In the temple of democracy, we have the freedom to disagree on how our government is being run. That’s why we have political parties who run candidates for political office seeking our votes to support them granting them the right to represent us. We Baptists are First Amendment supporters because it’s the bigger picture we should support. In the temple of democracy, both government and church are better served by maintaining a respectful distance between them.
As Christian citizens, we’re compelled to recognize the larger hand of God who mysteriously blesses our leaders and wants us to partner with that divine blessing by praying for them.
Timothy was a young man living under the flag of Rome and Paul (a Roman citizen) had taken him under his wing and was especially fond of him because of the faith of his mother Eunice and his grandmother Lois. Paul refers to Timothy affectionately as “my child” and “urged (him) that supplications, prayers, intercessions, and thanksgivings be made for everyone, for kings and all who are in high places, so that we may lead a quiet and peaceable life in all godliness and dignity” (I Timothy 2:1-2, NRSV). It’s the New Testament that tells us to support our leaders with prayers and intercessions and gratitude. This resonates with what Paul wrote to the believers in Rome, “Let every person be in subjection to the governing authorities. For there is no authority except from God, and those which exist are established by God” (Romans 13:1, NRSV).
Interestingly, the first century when these words of Scripture were penned was a time when it was dangerous to be identified as a believer and follower of Jesus. The Roman government ruled the world with an iron fist and there was always the possibility a Christian could be thrown in prison, or persecuted violently or even killed. In the Book of Hebrews we read the believers of that day were hunted and tortured. They were stoned with rocks until dead. They were sawn in two and tempted to renounce their faith. They were put to death with the sword and wandered about in sheepskins and goatskins. They were destitute, afflicted and ill-treated. They wandered in the deserts and in the mountains foraging for food to sustain them. They hid in caves and in holes in the ground to escape being captured. How did they do it, we wonder?
And yet, Paul advises Timothy to remember to pray for the leaders of the Roman government. What’s more, he says those leaders were placed there by God and were established by God. See the rub? Our historic position as Baptists has been that we have labored diligently to protect our First Amendment protection rights … not only for ourselves, but also for others. The principle of protection must be offered for all or it cannot be offered for any, even if they are the dominant religion.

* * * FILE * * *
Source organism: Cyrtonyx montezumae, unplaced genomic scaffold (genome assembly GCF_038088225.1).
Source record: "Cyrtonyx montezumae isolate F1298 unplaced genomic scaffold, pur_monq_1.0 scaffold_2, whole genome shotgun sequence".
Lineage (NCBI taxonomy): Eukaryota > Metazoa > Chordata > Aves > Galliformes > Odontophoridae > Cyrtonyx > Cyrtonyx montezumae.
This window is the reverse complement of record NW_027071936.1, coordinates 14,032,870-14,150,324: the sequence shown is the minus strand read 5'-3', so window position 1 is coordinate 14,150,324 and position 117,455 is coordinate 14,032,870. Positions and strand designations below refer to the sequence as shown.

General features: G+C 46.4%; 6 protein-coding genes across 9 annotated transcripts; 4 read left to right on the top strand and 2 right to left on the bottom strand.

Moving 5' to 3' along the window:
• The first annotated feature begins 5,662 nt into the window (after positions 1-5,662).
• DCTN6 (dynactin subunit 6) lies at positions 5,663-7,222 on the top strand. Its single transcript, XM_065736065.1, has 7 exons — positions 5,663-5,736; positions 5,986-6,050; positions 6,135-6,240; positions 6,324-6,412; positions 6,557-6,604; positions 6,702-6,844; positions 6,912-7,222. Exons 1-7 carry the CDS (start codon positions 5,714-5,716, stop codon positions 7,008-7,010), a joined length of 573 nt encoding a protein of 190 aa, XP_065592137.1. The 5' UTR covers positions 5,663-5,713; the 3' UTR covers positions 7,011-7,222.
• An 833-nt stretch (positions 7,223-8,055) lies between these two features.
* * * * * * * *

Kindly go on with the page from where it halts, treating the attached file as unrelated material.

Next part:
What does it mean to make “supplications, prayers, intercessions, and thanksgivings?” We offer supplications for specific needs our country’s leaders may be facing. Being a politician is fraught with temptations most of us cannot imagine. Money and power are seductive and our leaders must serve above those things.
- We ask God to support them in the face of those temptations.
- We offer prayers for their well-being and for wisdom.
- We ask God to give them strength of body, strength of mind and strength of character in order to rule justly so that the good of all is sought.
- We offer intercessions when we know someone must stand in the gap to pray for them.
- We ask God to help our leaders see the big picture, not just the partisan politics that only serve a few to the detriment of others.
- We offer thanksgivings for those times we know they have served freely for the good of all in our land and around the world.
Freedom is much too scarce in our world and much too valuable to leave it to rot unattended. It demands our best efforts to name the goodness of God in that form of government that has wisely seen to it that there is a wall separating the government from religion and religion from the government. Let’s fix in our hearts that when we think of it, we’ll lift up a prayer to God to give our leaders the wisdom they need to do the job they’ve been given to do. It’s for their good and also for ours.
 First Amendment Center, “’07 survey shows Americans’ views mixed on basic freedoms,” http://www.firstamendmentcenter.org/news
 This is an insert from the essay, “The Temple of Democracy,” which appeared in Baptists Today, November 2008
After serving as bridge pastor at First Congregational Church of St. Louis, Missouri, during the past year, Herron moved recently to Lawrence, Kansas, where he will continue to minister in interim settings. He is author of Living a Narrative Life, Exploring the Power of Stories (Smyth & Helwys, 2019).